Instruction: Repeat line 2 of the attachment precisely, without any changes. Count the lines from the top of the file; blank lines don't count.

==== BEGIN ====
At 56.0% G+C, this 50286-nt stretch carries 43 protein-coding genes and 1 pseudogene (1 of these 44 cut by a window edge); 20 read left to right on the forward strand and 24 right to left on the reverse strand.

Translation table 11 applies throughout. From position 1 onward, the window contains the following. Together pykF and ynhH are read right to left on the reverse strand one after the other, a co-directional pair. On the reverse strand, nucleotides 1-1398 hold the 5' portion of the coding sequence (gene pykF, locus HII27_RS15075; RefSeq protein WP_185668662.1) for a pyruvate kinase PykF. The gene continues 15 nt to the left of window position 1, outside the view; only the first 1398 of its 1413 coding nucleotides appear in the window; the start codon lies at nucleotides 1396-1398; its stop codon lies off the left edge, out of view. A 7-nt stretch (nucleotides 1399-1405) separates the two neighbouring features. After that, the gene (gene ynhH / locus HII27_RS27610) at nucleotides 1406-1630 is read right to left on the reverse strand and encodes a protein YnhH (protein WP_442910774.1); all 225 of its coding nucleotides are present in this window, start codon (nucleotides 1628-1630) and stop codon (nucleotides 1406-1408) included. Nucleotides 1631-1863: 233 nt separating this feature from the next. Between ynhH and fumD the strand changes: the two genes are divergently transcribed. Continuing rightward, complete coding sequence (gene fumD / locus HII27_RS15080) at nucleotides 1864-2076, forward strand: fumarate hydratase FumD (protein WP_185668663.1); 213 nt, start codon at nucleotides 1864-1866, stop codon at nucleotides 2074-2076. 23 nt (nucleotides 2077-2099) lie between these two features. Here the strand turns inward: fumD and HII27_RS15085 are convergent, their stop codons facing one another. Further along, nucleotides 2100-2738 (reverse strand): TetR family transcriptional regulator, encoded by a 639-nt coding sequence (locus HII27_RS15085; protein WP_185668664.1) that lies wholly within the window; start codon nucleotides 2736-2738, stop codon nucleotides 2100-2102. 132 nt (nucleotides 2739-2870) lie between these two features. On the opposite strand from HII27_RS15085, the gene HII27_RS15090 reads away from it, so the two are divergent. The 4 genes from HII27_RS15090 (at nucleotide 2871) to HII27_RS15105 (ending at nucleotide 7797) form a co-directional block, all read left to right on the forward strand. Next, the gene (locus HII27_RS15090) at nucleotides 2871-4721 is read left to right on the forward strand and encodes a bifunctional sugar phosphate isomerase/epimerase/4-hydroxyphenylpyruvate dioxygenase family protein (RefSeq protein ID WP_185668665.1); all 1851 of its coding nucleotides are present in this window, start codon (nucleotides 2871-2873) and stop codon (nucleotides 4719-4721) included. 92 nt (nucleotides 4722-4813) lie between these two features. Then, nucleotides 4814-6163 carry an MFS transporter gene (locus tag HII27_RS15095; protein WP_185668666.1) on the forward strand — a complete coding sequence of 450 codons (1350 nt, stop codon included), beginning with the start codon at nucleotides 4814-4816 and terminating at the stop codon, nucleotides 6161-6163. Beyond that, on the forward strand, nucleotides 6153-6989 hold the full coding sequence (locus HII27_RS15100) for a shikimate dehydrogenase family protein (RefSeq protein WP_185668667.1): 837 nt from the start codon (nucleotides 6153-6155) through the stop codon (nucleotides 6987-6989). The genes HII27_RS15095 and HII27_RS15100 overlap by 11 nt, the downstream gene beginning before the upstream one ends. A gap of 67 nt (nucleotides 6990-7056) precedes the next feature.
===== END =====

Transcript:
Translation table 11 applies throughout. From position 1 onward, the window contains the following. Together pykF and ynhH are read right to left on the reverse strand one after the other, a co-directional pair. On the reverse strand, nucleotides 1-1398 hold the 5' portion of the coding sequence (gene pykF, locus HII27_RS15075; RefSeq protein WP_185668662.1) for a pyruvate kinase PykF. The gene continues 15 nt to the left of window position 1, outside the view; only the first 1398 of its 1413 coding nucleotides appear in the window; the start codon lies at nucleotides 1396-1398; its stop codon lies off the left edge, out of view. A 7-nt stretch (nucleotides 1399-1405) separates the two neighbouring features. After that, the gene (gene ynhH / locus HII27_RS27610) at nucleotides 1406-1630 is read right to left on the reverse strand and encodes a protein YnhH (protein WP_442910774.1); all 225 of its coding nucleotides are present in this window, start codon (nucleotides 1628-1630) and stop codon (nucleotides 1406-1408) included. Nucleotides 1631-1863: 233 nt separating this feature from the next. Between ynhH and fumD the strand changes: the two genes are divergently transcribed. Continuing rightward, complete coding sequence (gene fumD / locus HII27_RS15080) at nucleotides 1864-2076, forward strand: fumarate hydratase FumD (protein WP_185668663.1); 213 nt, start codon at nucleotides 1864-1866, stop codon at nucleotides 2074-2076. 23 nt (nucleotides 2077-2099) lie between these two features. Here the strand turns inward: fumD and HII27_RS15085 are convergent, their stop codons facing one another. Further along, nucleotides 2100-2738 (reverse strand): TetR family transcriptional regulator, encoded by a 639-nt coding sequence (locus HII27_RS15085; protein WP_185668664.1) that lies wholly within the window; start codon nucleotides 2736-2738, stop codon nucleotides 2100-2102. 132 nt (nucleotides 2739-2870) lie between these two features. On the opposite strand from HII27_RS15085, the gene HII27_RS15090 reads away from it, so the two are divergent. The 4 genes from HII27_RS15090 (at nucleotide 2871) to HII27_RS15105 (ending at nucleotide 7797) form a co-directional block, all read left to right on the forward strand. Next, the gene (locus HII27_RS15090) at nucleotides 2871-4721 is read left to right on the forward strand and encodes a bifunctional sugar phosphate isomerase/epimerase/4-hydroxyphenylpyruvate dioxygenase family protein (RefSeq protein ID WP_185668665.1); all 1851 of its coding nucleotides are present in this window, start codon (nucleotides 2871-2873) and stop codon (nucleotides 4719-4721) included. 92 nt (nucleotides 4722-4813) lie between these two features. Then, nucleotides 4814-6163 carry an MFS transporter gene (locus tag HII27_RS15095; protein WP_185668666.1) on the forward strand — a complete coding sequence of 450 codons (1350 nt, stop codon included), beginning with the start codon at nucleotides 4814-4816 and terminating at the stop codon, nucleotides 6161-6163. Beyond that, on the forward strand, nucleotides 6153-6989 hold the full coding sequence (locus HII27_RS15100) for a shikimate dehydrogenase family protein (RefSeq protein WP_185668667.1): 837 nt from the start codon (nucleotides 6153-6155) through the stop codon (nucleotides 6987-6989). The genes HII27_RS15095 and HII27_RS15100 overlap by 11 nt, the downstream gene beginning before the upstream one ends. A gap of 67 nt (nucleotides 6990-7056) precedes the next feature.